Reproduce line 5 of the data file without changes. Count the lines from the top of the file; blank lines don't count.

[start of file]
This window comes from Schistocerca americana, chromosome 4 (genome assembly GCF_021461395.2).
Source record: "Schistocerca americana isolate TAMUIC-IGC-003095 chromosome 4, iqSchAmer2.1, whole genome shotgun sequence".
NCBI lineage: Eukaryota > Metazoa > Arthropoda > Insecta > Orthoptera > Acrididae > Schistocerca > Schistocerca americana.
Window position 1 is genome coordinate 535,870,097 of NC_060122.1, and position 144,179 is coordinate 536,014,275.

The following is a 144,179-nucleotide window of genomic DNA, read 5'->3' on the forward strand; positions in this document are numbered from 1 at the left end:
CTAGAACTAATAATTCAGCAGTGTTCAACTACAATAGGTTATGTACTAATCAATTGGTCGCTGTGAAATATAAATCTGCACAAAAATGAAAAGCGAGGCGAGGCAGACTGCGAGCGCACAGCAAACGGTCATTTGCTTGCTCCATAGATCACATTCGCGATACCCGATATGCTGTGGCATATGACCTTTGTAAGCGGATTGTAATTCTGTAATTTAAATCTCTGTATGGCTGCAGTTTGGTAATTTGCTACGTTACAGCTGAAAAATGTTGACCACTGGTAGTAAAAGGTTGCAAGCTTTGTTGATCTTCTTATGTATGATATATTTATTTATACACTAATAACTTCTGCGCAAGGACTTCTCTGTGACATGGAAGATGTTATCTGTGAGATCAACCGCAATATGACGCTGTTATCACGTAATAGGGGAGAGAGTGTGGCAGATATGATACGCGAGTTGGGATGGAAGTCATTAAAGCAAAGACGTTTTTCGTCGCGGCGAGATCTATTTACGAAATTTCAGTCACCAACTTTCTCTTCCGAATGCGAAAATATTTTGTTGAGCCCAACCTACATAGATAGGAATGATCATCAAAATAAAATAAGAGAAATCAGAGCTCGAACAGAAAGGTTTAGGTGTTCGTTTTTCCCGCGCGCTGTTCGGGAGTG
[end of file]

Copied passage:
The following is a 144,179-nucleotide window of genomic DNA, read 5'->3' on the forward strand; positions in this document are numbered from 1 at the left end: